Specialists And Support Services

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Specialists And Support Services

Arthritis
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Specialists And Support Services
Specialists And Support Services
Specialists And Support Services
htmArthritisSpecial
In addition to your primary care physician or your general practitioner, you may have occasion to consult with specialists. A rheumatologist is specially trained in the diagnosis and treatment of arthritis and related disorders.
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InteliHealth
2009-04-06
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InteliHealth Medical Content
2011-01-06

Reviewed by the Faculty of Harvard Medical School

Arthritis Specialists And Support Services
 
In addition to your primary care physician or your general practitioner, you may have occasion to consult with specialists. A rheumatologist is specially trained in the diagnosis and treatment of arthritis and related disorders. An orthopedic surgeon specializes in the surgical treatment of bones, joints and soft tissues (ligaments, tendons and muscles).

 

Other professionals can make living with arthritis an easier proposition. From time to time, you may want to talk with a dietitian about ways to lose weight, because excess pounds means more stress on the weight-bearing joints. A personal athletic trainer can help design an exercise program that allows you to remain active despite arthritis. A physical therapist who is knowledgeable about arthritis will be able to design an appropriate home exercise program and teach you about pain management. An occupational therapist will help you find ways to manage ordinary tasks around your home and work and provide special devices to help with activities of daily living. With the help of these professionals, you can learn about joint protection, energy conservation and proper body mechanics — how to place your body for a given task, such as carrying a grocery bag, sitting at your computer, getting in and out of a car or combing your hair. Podiatrists have expertise in arthritis involving the foot and ankle and may suggest a treatment plan that includes shoe inserts (orthotics), exercises, adjustments in the type of shoes you wear, cortisone injections or even surgery.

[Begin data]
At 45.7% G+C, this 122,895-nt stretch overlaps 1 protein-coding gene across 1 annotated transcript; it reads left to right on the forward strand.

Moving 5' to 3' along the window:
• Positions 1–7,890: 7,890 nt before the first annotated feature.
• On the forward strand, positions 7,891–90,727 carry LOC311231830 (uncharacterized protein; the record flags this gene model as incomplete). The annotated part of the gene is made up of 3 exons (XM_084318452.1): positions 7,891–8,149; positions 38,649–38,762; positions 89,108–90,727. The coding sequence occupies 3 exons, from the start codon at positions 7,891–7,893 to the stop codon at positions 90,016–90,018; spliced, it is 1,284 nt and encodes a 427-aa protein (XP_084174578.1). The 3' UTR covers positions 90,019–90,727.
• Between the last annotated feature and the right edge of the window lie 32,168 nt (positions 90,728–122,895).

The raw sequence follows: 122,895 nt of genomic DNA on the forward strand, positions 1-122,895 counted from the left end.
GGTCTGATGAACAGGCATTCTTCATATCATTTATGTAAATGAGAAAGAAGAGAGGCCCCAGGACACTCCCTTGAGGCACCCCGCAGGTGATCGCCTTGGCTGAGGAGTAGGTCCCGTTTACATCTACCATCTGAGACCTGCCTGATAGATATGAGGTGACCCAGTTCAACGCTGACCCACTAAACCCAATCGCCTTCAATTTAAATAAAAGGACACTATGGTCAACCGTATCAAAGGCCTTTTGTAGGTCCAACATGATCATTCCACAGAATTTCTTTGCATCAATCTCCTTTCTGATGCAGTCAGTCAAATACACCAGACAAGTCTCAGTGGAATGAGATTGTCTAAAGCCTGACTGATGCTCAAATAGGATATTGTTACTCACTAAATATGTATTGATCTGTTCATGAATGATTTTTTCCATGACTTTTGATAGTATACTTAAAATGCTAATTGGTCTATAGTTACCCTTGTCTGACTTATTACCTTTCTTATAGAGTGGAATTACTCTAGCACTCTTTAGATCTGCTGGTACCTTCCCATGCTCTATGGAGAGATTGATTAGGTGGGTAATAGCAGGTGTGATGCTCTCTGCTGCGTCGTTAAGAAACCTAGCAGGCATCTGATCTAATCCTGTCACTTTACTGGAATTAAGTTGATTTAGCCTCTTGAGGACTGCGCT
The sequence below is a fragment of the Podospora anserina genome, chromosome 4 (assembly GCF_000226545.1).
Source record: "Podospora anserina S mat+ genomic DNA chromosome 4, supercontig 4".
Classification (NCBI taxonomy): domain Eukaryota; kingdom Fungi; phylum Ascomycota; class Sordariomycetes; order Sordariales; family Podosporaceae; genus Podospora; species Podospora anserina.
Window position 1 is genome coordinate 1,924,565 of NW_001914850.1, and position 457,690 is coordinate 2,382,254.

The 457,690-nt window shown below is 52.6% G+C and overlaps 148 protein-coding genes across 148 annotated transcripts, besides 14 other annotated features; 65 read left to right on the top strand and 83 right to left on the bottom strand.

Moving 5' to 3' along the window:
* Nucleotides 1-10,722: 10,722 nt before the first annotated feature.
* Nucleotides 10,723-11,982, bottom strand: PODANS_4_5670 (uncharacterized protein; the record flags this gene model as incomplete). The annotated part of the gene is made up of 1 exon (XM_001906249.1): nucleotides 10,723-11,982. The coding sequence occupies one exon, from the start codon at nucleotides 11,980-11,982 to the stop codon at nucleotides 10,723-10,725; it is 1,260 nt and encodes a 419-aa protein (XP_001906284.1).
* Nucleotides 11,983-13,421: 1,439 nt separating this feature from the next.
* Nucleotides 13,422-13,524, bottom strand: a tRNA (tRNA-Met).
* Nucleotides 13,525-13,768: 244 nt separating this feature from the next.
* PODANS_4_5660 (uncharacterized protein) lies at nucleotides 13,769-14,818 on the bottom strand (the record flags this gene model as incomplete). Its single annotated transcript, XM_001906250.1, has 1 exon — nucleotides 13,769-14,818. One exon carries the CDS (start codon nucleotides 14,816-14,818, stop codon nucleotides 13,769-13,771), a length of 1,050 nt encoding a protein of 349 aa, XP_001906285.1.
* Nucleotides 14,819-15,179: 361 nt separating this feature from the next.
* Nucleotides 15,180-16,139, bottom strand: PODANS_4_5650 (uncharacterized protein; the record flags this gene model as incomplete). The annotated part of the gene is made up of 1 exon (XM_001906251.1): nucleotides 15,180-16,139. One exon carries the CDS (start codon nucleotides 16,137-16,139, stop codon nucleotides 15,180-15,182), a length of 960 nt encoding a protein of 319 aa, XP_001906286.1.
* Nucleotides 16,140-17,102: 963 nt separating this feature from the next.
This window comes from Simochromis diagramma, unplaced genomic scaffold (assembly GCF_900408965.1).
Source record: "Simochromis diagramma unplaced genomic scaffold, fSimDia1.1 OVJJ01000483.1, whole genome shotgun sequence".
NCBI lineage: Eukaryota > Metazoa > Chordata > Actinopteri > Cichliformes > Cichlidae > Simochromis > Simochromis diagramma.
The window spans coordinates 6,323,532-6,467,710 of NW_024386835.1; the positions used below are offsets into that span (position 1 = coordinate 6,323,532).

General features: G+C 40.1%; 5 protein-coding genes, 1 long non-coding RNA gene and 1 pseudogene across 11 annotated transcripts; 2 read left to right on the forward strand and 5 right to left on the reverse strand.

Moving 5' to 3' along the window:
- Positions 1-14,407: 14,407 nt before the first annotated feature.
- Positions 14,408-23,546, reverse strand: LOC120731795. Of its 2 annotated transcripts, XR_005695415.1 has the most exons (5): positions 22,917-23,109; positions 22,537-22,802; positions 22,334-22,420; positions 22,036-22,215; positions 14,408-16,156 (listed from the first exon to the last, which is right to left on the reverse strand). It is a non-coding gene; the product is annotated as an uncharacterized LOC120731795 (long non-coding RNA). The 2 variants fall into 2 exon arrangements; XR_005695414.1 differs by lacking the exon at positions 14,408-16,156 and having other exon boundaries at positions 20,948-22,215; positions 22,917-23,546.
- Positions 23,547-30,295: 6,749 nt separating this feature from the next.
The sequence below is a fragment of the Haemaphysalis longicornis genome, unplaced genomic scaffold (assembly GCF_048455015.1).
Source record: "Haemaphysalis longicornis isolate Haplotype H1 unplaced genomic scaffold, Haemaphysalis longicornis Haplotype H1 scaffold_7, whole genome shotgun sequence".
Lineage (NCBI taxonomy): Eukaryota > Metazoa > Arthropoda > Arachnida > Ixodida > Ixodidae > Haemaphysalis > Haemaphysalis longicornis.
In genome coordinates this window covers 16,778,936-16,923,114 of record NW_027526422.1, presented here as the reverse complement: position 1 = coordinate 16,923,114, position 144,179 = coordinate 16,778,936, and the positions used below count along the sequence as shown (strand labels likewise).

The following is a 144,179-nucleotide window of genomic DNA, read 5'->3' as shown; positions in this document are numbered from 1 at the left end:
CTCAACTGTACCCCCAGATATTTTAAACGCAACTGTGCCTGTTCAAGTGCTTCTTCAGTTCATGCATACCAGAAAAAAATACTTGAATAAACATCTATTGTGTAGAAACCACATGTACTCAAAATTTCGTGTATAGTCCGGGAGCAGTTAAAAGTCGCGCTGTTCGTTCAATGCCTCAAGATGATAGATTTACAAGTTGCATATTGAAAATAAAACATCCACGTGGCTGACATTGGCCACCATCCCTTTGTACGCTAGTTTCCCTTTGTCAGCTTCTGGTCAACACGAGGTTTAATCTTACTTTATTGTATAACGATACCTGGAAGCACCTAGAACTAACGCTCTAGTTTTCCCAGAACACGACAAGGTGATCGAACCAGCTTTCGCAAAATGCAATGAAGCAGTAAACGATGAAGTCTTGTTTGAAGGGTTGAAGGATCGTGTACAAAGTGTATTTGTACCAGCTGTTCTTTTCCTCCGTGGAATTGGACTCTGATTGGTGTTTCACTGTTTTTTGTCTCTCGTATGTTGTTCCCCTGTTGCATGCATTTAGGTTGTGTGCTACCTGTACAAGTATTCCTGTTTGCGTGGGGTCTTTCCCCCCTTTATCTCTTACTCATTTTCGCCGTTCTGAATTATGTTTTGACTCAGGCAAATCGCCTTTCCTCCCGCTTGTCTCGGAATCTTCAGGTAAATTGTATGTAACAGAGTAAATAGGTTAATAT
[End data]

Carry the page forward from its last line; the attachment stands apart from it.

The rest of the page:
Arthritis brings, in addition to its physical implications, emotional and social stress as well. Consequently, a mental health professional — a psychiatrist, psychologist or social worker — may be able to help you sort out the feelings and complications that inevitably arise from living with a chronic disease.
 
In most communities, there is a range of support services for people who suffer with various forms of arthritis. Many are offered through hospitals, medical clinics or local Arthritis Foundation chapters. These services frequently include educational classes, home study courses, video tapes, libraries and other informational assistance to help people learn to listen to and cope with their disease.
 
In addition, support groups can provide the opportunity to learn practical ways of dealing with your condition, including how to protect joints, how to sleep comfortably, how to take a bath, how to get up after falling and how to cope with the emotional and physical pain of this chronic illness. For more information on support services, contact your local chapter of the Arthritis Foundation or call the national headquarters at (800) 568-4045.

 

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Last updated April 06, 2009


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